Figure 11: Defects volume distributions of UHPC specimens before and after freezing-thawing tests: (a) plain UHPC, (b) UHPC-1%, (c) UHPC-2%, and (d) UHPC-3%.

4. Discussions

According to the findings in this study, the presence of steel fibers improved the freezing-thawing performance of UHPC. Due to the low water-to-binder ratio and the pozzolanic reactivity of SF, the interfaces between the steel fibers and the matrix were very intense so that the fibers could bridge the cracks very efficiently. Hence, the crack propagation process could be inhibited if the fibers were presented, and more fibers would lead to higher cracking resistance. It is also the case for UHPC under freezing-thawing action. The microcracks induced by freezing-thawing cycles could be effectively bridged by the fibers so that the freezing-thawing performance of UHPC improved. On the other hand, if fibers were not present or not enough, UHPC might be damaged very suddenly (as shown in Figure 4) because of its high brittleness.

The hydraulic pressure and osmotic pressure are considered to be the main reasons for the deterioration of normal concrete subjected to freezing-thawing cycles [25]. When the stress aroused by these two kinds of pressure is higher than the tensile strength of concrete, cracking may occur. But these two pressures are both considered to originate from the icing of the water in the capillary pores of concrete. It is not the case for UHPC. It is well known that the freeze point of water in the porous material is related to the pore size, and it is estimated that water in gel pores does not freeze above −78°C [26]. For UHPC, large capillary pores are hardly seen [3, 27], and most of the pores in UHPC are gel pores. So when UHPC is subjected to freezing conditions, most of the water in gel pores will not turn into ice but continue to exist as liquid water. Therefore, the hydraulic pressure and osmotic pressure are not the main cause for the cracking in UHPC under freezing-thawing action.

According to the structural characteristics of UHPC, it may make more sense that the crack is resulted from the mismatch of the thermal expansion coefficients of the sand and paste. The thermal expansion coefficient of UHPC paste is between 15 and 20 m·m−1·K−1 [28], while the thermal expansion coefficient of natural sand is around 10 m·m−1·K−1 [26], which is much lower than that of UHPC paste. The thermal expansion coefficients of the steel fiber and UHPC matrix are around 12 m·m−1·K−1 and 11 m·m−1·K−1, respectively [3]; hence, the stress aroused at the fiber-matrix interface is much lower than that at the sand-paste interface. Under the freezing-thawing action, the deformations of the sand and paste were different from each other, which aroused stress at the interface. It was more like a fatigue load at the interface of the aggregates and paste, when the temperature went up and down. Cracks initiated at the interface between the paste and aggregates, and may go through the air pores. When the freezing-thawing action is going on, cracks may connect to each other, and UHPC will fail in the end.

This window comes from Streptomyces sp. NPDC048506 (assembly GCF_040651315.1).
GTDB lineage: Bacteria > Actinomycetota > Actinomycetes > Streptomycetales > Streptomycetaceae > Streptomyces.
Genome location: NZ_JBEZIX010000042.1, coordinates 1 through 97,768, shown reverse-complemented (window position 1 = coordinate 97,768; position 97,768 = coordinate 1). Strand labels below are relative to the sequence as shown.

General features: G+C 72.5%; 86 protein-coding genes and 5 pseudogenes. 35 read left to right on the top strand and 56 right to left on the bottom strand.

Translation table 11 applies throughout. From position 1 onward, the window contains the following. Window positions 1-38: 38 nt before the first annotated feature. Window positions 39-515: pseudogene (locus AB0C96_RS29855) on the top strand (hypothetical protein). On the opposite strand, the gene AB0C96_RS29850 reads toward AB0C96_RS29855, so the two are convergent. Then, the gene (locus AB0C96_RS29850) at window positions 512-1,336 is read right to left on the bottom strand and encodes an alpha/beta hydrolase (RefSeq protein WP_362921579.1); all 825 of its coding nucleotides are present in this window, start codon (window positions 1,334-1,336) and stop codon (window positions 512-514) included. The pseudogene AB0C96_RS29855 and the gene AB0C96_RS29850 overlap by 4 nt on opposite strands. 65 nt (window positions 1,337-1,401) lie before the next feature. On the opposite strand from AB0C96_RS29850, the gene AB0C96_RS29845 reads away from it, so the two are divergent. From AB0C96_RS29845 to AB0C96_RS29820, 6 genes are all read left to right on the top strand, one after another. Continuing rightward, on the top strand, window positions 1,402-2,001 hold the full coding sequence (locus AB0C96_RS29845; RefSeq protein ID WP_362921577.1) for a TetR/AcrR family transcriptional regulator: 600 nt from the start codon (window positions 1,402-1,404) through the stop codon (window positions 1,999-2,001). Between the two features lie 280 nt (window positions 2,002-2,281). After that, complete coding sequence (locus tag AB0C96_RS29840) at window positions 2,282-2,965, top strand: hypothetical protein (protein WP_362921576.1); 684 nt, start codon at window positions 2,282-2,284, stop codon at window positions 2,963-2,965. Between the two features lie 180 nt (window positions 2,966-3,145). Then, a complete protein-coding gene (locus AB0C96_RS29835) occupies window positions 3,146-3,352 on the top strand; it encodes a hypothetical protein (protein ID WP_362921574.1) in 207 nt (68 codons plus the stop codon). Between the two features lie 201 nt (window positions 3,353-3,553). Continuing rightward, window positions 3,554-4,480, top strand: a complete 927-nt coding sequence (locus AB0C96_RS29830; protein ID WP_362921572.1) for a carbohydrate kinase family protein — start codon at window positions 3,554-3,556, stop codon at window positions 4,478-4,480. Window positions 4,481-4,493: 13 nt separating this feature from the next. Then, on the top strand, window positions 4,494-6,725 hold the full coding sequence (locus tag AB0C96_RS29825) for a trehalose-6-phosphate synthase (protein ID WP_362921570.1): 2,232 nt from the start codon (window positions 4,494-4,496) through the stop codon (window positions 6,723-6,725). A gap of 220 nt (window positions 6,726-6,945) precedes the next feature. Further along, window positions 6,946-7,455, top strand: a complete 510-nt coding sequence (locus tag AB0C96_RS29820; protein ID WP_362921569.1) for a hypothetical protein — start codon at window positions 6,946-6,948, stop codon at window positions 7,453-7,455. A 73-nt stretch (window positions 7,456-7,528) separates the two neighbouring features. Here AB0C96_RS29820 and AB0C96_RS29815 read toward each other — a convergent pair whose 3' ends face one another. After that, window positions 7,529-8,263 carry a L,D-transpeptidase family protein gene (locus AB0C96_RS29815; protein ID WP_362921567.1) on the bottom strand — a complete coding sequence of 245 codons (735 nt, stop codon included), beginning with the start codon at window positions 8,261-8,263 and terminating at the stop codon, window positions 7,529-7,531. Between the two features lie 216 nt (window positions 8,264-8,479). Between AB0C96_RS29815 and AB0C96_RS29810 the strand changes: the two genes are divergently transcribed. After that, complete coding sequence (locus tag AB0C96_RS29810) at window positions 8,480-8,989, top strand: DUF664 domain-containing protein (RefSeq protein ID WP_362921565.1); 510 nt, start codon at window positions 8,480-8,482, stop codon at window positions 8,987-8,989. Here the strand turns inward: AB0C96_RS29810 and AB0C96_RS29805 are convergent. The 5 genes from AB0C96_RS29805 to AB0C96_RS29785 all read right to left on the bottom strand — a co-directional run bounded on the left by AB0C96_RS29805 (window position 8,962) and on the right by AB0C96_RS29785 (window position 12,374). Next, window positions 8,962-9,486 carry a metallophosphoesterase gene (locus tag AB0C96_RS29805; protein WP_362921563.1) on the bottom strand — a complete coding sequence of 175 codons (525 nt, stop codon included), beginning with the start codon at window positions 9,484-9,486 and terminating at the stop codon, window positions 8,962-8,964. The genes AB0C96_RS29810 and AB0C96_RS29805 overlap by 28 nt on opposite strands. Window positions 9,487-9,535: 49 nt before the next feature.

The approximate thermal expansion coefficients of commonly used aggregates were summarized as follows: 5 m·m−1·K−1 for limestone; 6 m·m−1·K−1 for basalt and gabbro; 7 m·m−1·K−1 for granite; 9 m·m−1·K−1 for dolerite; 10 m·m−1·K−1 for sandstone and natural gravel; and 11 m·m−1·K−1 for quartzite [26]. Hence, it is better to use sandstone, natural gravel, and quartzite as aggregates to prepare UHPC from the point of view of freezing-thawing performance. The use of limestone, basalt, and gabbro should be avoided when preparing UHPCs that serve in cold regions.

5. Conclusions

This paper investigated the macroperformance and microstructure of UHPC before and after the freezing-thawing action. The following conclusions can be drawn:(1)Compared to normal concrete, UHPC showed excellent freezing-thawing resistance, no matter steel fiber-reinforced or not. But unexpected cracking happened to one plain UHPC specimen and one UHPC-1% specimen. The reason of the cracking is worthy of further studying.(2)Before the freezing-thawing action, UHPC had a very dense microstructure, but large amounts of air voids were trapped in UHPC. After going through 800 freezing-thawing cycles, cracks were induced in UHPC and prone to initiate at the ITZ between the aggregates and paste.(3)The cracking in UHPC under freezing-thawing action may arise from the mismatch of the thermal expansion coefficients of the aggregates and paste. Sandstone, natural gravel, and quartzite were recommended to use as aggregates to prepare UHPC in cold regions. The presence of steel fibers could restrain the initiation and propagation of the cracks in UHPC, resulting in a great improvement of freezing-thawing resistance.

Conflicts of Interest

The authors declare that they have no conflicts of interest.

Acknowledgments

This work was supported by the National Basic Research Program of China (Grant no. 2015CB655102) and the China Postdoctoral Science Foundation-Funded Project (Grant no. 2017M612028), partly supported by the National Natural Science Foundation of China (Grant nos. 51708502, 51378113, and 51778583) and a Plan of Six Peak Talents in Jiangsu Province (Grant no. JZ-004).